The protein substitution rates of fishmeal by BSFM varied from 0 to 100% (Figure 3). Several experiments reached protein substitution rates between 10 and 20% in 26.80% of the studies. Other studies (21.65%) achieved substitution rates between 1 and 10%. Fewer studies (13.40% and 11.34%) substituted protein levels of 20–30% and 30–40% respectively. Only some studies (8.24%) replaced more than 90% of the FM protein level with BSFM. The remaining studies achieved substitution rates ranging from 40 to 90%. All experimental diets are tested against a control (0%) in all studies.

3.2. Search for Bias between Studies

The dispersion of effect estimates across individual studies relative to the standard error is shown for each parameter (DIFF_TGC, DIFF_FCR, DIFF_PROT, DIFF_LIP) in Figure 4. Each dot on the funnel represents one study. The effect of the substitution of FM by BSFM on one of the growth or nutritional parameters is represented on the x-axis. The standard error is shown on the y axis. Most studies cluster on the top of the funnel; this results in high precision within studies for each estimated parameter. Moreover, the studies included for these parameters mostly used large sample sizes.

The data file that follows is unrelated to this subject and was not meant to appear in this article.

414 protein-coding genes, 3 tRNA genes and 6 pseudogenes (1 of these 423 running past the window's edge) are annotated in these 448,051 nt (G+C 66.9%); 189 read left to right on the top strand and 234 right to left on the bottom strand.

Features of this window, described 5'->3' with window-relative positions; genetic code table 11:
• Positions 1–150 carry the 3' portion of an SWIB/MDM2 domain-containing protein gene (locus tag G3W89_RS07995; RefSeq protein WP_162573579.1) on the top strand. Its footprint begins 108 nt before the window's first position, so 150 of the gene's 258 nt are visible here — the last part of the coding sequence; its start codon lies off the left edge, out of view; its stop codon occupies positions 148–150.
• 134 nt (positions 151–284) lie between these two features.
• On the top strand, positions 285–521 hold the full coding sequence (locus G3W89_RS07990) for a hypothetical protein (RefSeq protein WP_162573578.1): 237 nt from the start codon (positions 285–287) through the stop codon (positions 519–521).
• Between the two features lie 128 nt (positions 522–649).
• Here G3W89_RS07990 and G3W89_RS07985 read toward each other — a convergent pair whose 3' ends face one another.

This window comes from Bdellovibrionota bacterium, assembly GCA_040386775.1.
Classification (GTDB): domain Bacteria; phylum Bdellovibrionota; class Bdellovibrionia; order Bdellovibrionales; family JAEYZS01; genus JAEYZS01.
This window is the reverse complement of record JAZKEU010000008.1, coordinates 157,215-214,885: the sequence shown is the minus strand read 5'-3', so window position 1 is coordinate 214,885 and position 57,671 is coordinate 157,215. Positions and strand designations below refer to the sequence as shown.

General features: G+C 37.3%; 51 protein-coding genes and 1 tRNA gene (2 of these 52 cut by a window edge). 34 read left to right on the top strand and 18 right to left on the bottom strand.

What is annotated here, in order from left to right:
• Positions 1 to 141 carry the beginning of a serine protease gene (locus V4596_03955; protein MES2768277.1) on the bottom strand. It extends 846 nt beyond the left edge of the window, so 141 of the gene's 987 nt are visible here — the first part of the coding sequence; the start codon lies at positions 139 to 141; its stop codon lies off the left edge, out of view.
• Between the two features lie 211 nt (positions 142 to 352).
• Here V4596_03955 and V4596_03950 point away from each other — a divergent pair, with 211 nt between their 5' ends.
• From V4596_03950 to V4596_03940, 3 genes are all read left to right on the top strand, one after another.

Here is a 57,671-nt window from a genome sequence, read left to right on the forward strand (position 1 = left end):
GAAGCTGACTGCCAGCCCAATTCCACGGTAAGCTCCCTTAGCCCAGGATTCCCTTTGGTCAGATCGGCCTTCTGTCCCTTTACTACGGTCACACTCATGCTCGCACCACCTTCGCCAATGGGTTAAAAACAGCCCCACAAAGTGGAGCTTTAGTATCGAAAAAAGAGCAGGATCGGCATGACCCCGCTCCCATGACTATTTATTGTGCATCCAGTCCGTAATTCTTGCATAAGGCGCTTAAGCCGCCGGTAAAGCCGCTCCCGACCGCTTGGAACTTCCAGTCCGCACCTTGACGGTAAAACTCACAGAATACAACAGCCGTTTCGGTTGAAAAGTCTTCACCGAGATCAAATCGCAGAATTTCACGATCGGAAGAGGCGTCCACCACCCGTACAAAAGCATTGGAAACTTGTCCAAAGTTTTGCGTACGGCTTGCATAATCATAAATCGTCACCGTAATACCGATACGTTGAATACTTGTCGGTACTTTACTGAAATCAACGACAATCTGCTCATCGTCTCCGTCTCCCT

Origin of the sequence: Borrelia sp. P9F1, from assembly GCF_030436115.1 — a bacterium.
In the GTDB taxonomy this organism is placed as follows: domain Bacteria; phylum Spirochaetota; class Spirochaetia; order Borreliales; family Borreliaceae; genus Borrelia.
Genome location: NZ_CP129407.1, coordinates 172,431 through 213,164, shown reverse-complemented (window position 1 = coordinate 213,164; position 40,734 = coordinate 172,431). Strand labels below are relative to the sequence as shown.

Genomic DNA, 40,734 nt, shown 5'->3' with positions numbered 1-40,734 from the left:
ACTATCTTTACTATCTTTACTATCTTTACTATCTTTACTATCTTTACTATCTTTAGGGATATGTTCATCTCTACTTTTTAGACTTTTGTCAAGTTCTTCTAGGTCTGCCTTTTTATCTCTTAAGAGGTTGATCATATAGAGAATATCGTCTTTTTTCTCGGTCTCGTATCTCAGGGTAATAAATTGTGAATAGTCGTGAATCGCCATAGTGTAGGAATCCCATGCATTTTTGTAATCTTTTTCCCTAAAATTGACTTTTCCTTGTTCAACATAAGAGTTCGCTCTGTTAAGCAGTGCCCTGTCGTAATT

For each funnel plot, the null hypothesis is rejected outside the white and dark grey areas (p < 0.05). This could imply that the effect of experimental diets on fish growth and nutritional parameters would not be significantly different from the control.
There was also considerable heterogeneity between studies, with I2 ranging from 65.13% to 99.98%.
The Egger tests (Z) performed on the biological parameters showed the presence of publication bias for DIFF_TGC (Table 1). In contrast, no publication bias was detected with DIFF_FCR, DIFF_PROT and DIFF_LIP. Except for DIFF_FCR, all represented asymmetries are negative (b < 0).